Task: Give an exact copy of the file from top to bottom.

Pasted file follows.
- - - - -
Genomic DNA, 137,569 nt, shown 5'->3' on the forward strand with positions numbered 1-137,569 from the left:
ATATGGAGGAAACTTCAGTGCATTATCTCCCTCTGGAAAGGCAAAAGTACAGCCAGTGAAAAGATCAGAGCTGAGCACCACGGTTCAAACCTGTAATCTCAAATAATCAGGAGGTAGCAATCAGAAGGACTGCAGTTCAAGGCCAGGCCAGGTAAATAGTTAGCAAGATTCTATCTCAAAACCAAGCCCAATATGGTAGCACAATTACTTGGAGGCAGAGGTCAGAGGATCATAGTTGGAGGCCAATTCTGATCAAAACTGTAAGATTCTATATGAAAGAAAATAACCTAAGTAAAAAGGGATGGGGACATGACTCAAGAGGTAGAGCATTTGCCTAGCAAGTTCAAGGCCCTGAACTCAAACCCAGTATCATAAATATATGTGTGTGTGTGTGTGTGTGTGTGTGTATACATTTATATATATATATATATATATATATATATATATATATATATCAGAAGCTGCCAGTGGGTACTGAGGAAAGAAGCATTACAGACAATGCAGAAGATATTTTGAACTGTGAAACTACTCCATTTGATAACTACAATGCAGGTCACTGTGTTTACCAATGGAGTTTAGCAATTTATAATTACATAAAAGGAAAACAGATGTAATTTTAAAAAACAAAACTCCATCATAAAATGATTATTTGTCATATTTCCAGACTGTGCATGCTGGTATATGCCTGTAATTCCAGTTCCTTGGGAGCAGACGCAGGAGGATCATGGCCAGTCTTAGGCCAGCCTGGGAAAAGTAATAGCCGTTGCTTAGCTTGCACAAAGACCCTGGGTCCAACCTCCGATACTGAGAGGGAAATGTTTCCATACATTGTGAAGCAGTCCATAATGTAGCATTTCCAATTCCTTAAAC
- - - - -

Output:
Genomic DNA, 137,569 nt, shown 5'->3' on the forward strand with positions numbered 1-137,569 from the left:
ATATGGAGGAAACTTCAGTGCATTATCTCCCTCTGGAAAGGCAAAAGTACAGCCAGTGAAAAGATCAGAGCTGAGCACCACGGTTCAAACCTGTAATCTCAAATAATCAGGAGGTAGCAATCAGAAGGACTGCAGTTCAAGGCCAGGCCAGGTAAATAGTTAGCAAGATTCTATCTCAAAACCAAGCCCAATATGGTAGCACAATTACTTGGAGGCAGAGGTCAGAGGATCATAGTTGGAGGCCAATTCTGATCAAAACTGTAAGATTCTATATGAAAGAAAATAACCTAAGTAAAAAGGGATGGGGACATGACTCAAGAGGTAGAGCATTTGCCTAGCAAGTTCAAGGCCCTGAACTCAAACCCAGTATCATAAATATATGTGTGTGTGTGTGTGTGTGTGTGTGTATACATTTATATATATATATATATATATATATATATATATATATATATCAGAAGCTGCCAGTGGGTACTGAGGAAAGAAGCATTACAGACAATGCAGAAGATATTTTGAACTGTGAAACTACTCCATTTGATAACTACAATGCAGGTCACTGTGTTTACCAATGGAGTTTAGCAATTTATAATTACATAAAAGGAAAACAGATGTAATTTTAAAAAACAAAACTCCATCATAAAATGATTATTTGTCATATTTCCAGACTGTGCATGCTGGTATATGCCTGTAATTCCAGTTCCTTGGGAGCAGACGCAGGAGGATCATGGCCAGTCTTAGGCCAGCCTGGGAAAAGTAATAGCCGTTGCTTAGCTTGCACAAAGACCCTGGGTCCAACCTCCGATACTGAGAGGGAAATGTTTCCATACATTGTGAAGCAGTCCATAATGTAGCATTTCCAATTCCTTAAAC